1 SOIL DEGRADATION: A THREAT TO INDIAN AGRICULTURE Policies to Prevent Further Deterioration Dr. M. Dhakshinamoorthy, Professor of Soil Science, TNAU, CoimbatoreINTRODUCTION India is blessed with a wide array of soil types that would have developedin the subcontinent as a direct consequence varying climatic conditions andvegetations. According to the National Bureau of Soil Survey and Land UsePlanning (NBSS & LUP), taxonomically eight out of twelve Soil Orders in theworld exist in India. The Inceptisols (alluvial soils) cover nearly one-third of thegeographical area of the country. The arable land available per head has beenreduced by 50% in the past fifty years from 0.34 ha (1950) to 0.16 ha (1998-99).The land available for cultivation is shrinking at an alarming rate due to theexponential growth of urbanization that commensurate with increasing proportionof lands unsuitable for cultivation of crops (Yadav, ,2002). It is utmost essentialto promote the soil productivity in order to maintain the achievement alreadymade in realizing self-sufficiency in food grain production. India has beenexposed to a very high degree of soil degradation within the club of developingcountries. According to the latest estimate, 187.7 million hectares (57.1%) of thetotal geographical area (329 million hectares) is degraded. The degraded landencompasses water erosion (148.9 million ha), chemical hazard (13.8 m ha) winderosion (13.5 m ha), water logging (11.6 m ha), salinization (10.1 m ha) andnutrient depletion (3.7 m ha). In this paper, various soil degradation hazards and their impacts on agro-ecosystems and suggested policies to be orchestrated in order to prevent furtherdeterioration. 1. SOIL EROSION Soil erosion is the surface removal of productive soil by means of water,and wind that is the prime environmental costs in agriculture. Soil erosion aloneconstitutes 86.5% of land degradation that is considered the most serious hazard(Table 1). Approximately 5334 million tonnes of productive soil is being carriedaway by erosion that accounts for 16.4 t/ha/year. The eroded soils leaches outvaluable plant nutrients to the tune of 5.0 to 8.4 million tonnes every year whichaccounts for Rs. 6,100 to 21, 600 crores of estimated loss of money. Theremoved soil gets accumulated in the reservoirs and thereby reducing theirstorage capacity by 1-2% every year. Erosion has been accelerated in recenttimes by vegetation removal, over exploitation of forest cover, excessive grazingand faulty agricultural practices.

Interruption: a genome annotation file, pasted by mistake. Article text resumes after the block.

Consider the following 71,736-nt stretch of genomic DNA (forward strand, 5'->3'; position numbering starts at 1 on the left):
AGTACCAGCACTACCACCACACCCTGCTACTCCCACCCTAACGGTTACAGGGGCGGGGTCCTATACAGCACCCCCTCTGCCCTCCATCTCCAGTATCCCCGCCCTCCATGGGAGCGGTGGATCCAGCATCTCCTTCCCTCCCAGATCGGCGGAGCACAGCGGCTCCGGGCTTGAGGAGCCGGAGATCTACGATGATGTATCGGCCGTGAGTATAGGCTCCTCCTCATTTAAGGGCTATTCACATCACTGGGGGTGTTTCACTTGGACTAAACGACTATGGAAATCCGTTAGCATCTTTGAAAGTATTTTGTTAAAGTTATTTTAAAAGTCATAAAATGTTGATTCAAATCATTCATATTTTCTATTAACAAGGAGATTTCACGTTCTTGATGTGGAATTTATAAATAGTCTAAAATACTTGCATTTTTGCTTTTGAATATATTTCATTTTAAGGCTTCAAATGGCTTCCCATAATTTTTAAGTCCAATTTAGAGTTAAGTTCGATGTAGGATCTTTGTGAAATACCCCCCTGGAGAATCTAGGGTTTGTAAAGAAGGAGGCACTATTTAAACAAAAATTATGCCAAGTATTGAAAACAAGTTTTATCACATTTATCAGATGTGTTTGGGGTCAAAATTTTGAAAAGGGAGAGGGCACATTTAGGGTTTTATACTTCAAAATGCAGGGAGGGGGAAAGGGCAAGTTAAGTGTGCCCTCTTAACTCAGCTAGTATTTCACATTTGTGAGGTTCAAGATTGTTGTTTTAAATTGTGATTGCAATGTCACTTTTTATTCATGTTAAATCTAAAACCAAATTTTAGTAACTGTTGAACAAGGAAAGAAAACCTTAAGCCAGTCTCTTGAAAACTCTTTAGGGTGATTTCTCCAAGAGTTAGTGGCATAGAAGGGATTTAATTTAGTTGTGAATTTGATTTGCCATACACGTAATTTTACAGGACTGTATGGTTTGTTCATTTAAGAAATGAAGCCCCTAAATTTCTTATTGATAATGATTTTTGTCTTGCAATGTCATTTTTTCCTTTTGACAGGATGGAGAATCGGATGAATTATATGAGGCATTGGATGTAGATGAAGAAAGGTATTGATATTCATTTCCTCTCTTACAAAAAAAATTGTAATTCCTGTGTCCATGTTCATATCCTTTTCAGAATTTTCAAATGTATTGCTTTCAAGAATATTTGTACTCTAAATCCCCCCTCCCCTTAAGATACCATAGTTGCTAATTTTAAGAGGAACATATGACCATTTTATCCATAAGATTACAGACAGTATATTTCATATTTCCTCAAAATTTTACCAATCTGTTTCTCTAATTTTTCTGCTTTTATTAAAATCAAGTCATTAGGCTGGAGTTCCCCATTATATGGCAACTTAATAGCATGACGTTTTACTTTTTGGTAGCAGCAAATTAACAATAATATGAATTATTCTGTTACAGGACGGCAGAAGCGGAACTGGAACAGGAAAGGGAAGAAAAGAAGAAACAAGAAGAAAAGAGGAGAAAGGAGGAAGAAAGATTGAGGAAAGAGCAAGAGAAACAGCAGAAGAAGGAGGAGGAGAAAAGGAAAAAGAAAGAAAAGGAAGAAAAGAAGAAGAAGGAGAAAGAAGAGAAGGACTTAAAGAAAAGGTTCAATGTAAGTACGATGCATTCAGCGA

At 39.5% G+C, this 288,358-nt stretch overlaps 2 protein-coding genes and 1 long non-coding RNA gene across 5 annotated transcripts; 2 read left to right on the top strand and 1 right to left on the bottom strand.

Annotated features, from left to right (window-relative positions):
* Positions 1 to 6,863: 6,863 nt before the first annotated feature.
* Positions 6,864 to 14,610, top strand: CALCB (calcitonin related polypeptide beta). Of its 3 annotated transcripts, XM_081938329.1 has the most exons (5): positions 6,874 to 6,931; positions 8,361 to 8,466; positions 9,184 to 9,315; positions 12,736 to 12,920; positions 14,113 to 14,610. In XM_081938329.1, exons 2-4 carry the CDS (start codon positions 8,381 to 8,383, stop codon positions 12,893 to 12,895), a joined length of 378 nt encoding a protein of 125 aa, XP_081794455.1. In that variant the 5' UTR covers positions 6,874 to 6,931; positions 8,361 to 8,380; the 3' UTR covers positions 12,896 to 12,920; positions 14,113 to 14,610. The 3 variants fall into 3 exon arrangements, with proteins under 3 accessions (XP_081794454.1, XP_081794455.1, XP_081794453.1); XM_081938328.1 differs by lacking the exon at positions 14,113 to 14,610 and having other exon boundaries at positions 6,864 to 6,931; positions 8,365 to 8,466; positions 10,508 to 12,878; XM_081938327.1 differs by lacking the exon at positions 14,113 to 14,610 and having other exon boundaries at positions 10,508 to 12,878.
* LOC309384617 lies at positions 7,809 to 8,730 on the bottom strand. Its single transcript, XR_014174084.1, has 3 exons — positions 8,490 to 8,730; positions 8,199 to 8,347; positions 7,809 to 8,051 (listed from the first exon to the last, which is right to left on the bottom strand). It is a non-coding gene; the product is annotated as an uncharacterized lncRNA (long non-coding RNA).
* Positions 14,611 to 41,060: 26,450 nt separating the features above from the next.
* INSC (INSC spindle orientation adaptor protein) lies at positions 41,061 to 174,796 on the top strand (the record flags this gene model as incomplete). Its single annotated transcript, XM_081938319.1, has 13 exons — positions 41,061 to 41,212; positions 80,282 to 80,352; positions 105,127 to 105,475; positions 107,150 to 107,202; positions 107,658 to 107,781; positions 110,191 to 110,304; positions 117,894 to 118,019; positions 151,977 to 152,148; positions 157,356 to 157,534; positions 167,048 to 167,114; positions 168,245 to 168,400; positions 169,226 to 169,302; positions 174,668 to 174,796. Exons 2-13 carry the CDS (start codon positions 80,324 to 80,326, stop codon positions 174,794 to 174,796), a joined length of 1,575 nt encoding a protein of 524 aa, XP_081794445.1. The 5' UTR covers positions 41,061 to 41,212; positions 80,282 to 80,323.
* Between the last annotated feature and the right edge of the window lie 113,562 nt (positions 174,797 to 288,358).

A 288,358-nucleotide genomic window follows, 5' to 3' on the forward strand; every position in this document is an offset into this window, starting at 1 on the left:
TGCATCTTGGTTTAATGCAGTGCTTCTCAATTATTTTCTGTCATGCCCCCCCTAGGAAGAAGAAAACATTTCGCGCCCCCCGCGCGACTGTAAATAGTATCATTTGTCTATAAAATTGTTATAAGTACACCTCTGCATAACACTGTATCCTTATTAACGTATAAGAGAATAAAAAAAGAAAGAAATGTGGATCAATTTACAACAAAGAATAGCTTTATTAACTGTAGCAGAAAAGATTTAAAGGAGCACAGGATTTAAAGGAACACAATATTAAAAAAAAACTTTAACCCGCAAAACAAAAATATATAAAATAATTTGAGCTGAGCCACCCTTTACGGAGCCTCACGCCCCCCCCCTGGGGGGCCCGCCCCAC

2 Table 1: Soil degradation statistics (million hectares) Types 1994 1997 Soil erosion 162.4 167.0 Salt affected soils 10.1 11.0 Water logging 11.6 13.0 Shifting cultivation NA 9.0 Total 175.0 187.8 Sehgal and Abrol (1994)Government programmes introduced for Soil Conservation Year Programme / Policies Special features Restoration of ecological balance by1978 Desert Development Programme harnessing, conserving and developing natural resources Policy planning for the scientific1985 National Land Use and Wasteland management of the countrys land Development Council resources Review the implementation of ongoing schemes and programs connected with conservation and development of land resources and soils1985 National Land Use and Conservation Board Formulate a national policy and perspective plan for conservation, management and development of land resources of the country Formulate a perspective plan for the management and development of1985 National Wastelands Development wastelands in the country Board Identify the waste land and assess the progress of programmes and schemes for the development of wasteland Create a reliable data base and documentation centre .for waste land development
3 To devise an effective administrative procedures for regulating land use for further deterioration1988 National Land Use Policy Allocation of land for different uses based on land capability, productivity and goals in order to restore the productivity of degraded lands Adopt soil and moisture conservation measures such as terracing, bunding1989- Integrated Wastelands Development etc.90 Project Enhance peoples participation in wasteland development programmes Regulation of land use and urban Constitution(74th Amendment ) Act,1992 planning brought under the domain of 1992 urban self-governing bodies Formulation of Integrated Land Resource Management Policies1999 Department of Land Resources Implementation of land based development programsPolicy Suggestions to Prevent Soil Erosion The erosion being the monstrous factor associated with soil degradation, itis appropriate to develop holistic strategies to minimize the erosion hazard andconserve soil productivity • Well-defined database and mapping of various types of soil degradation hazard is very much required to develop strategies that maybe widely adoptable. This task can be accomplished using Geographical Information System (GIS) and Remote Sensing Techniques. • Encourage rural population and tribal communities to utilize the non- conventional energy sources such as biogas plants in order to prevent overexploitation of forest cover • Provision of incentives may be a cost effective measure to encourage farmers to adopt soil conservation practices